As a result, she accepted that there was just cause for termination.

The trial judge then addressed the fact the letter of termination did not allege cause at all, but referred to a reorganization as the reason for termination. The judge accepted the evidence of the defendants that the termination letter was worded to facilitate an amicable parting.

In reaching this conclusion, the judge considered the fact that a replacement was hired to fill Giancola’s position shortly after he was terminated. This clearly suggested the termination was not for the purpose of eliminating his position.

Furthermore, the judge recognized the defendants had difficulty terminating the plaintiff and sought at all times to avoid conflict. In fact, when Giancola returned from vacation, the defendants, due to an admitted lack of courage, did not immediately tell him his employment had been terminated.

In effect, they allowed an “ambiguous situation,” as described by the trial judge, to persist for a full month after he returned from vacation. Despite this delay and despite the wording of the termination letter, the judge found the employer was not precluded from alleging cause at trial.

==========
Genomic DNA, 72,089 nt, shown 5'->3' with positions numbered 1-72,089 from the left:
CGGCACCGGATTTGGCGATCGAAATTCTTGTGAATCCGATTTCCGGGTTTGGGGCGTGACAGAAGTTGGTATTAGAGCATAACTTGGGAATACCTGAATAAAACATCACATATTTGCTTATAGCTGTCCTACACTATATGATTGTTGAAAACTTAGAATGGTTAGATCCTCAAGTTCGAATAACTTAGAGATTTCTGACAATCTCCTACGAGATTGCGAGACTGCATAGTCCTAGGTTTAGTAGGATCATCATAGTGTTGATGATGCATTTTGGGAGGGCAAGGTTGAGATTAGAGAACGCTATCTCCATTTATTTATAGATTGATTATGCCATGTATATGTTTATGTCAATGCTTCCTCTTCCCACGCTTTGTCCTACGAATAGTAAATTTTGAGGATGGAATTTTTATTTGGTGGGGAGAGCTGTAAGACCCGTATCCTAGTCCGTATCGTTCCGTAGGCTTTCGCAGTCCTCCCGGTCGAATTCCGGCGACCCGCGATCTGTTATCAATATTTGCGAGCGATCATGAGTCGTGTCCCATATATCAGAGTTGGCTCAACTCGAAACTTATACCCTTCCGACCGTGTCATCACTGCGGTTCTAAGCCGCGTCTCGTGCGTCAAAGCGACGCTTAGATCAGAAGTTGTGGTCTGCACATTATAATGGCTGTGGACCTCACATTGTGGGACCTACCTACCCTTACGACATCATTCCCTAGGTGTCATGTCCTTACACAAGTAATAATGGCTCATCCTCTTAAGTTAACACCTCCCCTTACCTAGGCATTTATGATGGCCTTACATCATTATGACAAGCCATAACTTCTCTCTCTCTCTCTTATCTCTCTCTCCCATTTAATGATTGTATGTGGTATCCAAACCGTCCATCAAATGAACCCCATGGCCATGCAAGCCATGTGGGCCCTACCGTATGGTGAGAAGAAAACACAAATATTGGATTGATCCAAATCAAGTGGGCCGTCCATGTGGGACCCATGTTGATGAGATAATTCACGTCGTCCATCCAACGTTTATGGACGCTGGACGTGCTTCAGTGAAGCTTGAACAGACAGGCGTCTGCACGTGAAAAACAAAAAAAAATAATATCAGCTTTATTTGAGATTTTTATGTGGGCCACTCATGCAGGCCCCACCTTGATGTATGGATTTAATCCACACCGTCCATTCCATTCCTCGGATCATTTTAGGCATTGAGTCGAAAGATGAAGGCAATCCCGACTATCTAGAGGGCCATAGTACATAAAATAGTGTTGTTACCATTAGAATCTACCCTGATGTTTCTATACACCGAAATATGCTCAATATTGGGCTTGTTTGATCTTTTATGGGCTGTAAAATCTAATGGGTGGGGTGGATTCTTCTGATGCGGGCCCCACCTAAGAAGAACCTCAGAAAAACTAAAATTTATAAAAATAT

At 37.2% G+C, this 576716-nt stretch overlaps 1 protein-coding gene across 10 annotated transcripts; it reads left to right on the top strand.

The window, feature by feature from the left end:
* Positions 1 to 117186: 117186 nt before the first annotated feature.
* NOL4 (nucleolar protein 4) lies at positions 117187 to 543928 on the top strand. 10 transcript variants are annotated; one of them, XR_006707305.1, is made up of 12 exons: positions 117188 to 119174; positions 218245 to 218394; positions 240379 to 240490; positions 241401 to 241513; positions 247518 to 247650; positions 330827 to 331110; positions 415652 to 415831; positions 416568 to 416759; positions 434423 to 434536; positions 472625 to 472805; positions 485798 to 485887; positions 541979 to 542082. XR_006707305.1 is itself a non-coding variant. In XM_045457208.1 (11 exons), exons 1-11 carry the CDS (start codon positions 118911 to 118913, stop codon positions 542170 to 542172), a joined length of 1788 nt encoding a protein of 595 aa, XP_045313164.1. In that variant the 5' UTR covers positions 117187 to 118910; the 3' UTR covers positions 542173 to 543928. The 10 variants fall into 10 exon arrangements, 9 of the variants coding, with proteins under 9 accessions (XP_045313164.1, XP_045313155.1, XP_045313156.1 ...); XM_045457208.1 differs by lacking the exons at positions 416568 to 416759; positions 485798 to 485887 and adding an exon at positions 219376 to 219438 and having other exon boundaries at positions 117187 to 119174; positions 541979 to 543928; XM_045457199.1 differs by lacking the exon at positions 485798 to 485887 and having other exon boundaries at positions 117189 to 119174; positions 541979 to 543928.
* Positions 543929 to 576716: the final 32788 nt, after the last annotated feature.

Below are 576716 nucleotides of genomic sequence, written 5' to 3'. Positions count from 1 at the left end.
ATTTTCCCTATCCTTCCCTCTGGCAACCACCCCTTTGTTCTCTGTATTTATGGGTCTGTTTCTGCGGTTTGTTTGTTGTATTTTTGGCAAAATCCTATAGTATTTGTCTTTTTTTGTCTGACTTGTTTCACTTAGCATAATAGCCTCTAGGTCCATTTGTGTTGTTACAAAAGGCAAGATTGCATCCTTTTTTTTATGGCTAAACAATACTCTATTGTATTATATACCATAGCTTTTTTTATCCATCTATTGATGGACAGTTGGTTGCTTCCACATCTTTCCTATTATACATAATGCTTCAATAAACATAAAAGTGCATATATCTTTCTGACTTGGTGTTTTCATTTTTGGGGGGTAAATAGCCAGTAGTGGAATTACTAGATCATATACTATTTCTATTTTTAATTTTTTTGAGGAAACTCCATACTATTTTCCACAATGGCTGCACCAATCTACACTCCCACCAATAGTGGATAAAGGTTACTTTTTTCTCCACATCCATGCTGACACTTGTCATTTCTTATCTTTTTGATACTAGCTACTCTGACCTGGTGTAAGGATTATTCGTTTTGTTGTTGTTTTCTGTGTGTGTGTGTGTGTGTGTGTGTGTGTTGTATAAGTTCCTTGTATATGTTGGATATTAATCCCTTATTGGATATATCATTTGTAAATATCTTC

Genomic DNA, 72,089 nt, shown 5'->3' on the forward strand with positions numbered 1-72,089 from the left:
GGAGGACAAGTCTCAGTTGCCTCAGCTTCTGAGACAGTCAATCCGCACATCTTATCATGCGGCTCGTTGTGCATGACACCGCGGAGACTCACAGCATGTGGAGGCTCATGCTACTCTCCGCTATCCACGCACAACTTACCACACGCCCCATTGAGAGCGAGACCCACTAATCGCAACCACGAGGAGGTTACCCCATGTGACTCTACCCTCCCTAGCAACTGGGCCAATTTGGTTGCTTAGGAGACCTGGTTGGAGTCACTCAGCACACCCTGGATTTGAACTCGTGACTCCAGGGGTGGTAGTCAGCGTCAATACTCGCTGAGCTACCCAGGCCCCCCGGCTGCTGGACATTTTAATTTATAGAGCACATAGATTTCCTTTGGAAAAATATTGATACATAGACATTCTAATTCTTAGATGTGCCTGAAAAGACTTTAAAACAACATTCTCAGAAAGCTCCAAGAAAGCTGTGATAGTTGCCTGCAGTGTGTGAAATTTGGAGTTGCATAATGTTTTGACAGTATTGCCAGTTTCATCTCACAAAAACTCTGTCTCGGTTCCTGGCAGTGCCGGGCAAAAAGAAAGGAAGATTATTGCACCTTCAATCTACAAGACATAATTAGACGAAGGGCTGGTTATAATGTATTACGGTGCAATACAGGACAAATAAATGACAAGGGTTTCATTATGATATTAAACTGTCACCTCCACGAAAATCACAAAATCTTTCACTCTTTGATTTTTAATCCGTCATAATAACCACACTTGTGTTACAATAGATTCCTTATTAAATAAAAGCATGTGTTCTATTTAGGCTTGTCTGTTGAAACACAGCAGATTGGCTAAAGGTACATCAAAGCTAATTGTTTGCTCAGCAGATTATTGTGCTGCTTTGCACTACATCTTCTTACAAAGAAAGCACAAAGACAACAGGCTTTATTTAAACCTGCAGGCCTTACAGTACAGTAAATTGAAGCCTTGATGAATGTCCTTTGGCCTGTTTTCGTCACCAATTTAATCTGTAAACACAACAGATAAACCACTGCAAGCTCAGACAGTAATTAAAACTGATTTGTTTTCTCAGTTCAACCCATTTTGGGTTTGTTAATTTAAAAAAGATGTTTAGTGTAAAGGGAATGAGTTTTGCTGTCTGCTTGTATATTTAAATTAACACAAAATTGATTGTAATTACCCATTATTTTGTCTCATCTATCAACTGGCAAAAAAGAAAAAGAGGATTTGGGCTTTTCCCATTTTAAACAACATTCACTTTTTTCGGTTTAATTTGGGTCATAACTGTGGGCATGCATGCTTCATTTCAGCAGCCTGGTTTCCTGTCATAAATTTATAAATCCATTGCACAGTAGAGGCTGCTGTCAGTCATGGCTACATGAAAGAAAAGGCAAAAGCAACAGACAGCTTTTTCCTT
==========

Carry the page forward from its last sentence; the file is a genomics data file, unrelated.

The case reached the Court of Appeal, which confirmed that “it has frequently been held that an employer who first states that an employee is dismissed without cause will not necessarily be precluded from later asserting cause, especially where the employer’s initial position was taken out of concern for the feelings of the employee.”

In its decision, the Court of Appeal referred to the earlier decision in Tracey v. Swansea Construction Co. [1965], which confirmed there is no obligation on the part of an employer to state the grounds for termination at the time of dismissal.

That decision also confirms it is not even necessary that the employer be aware of all such grounds. Just cause for dismissal may be proven using facts the employer only becomes aware of after termination.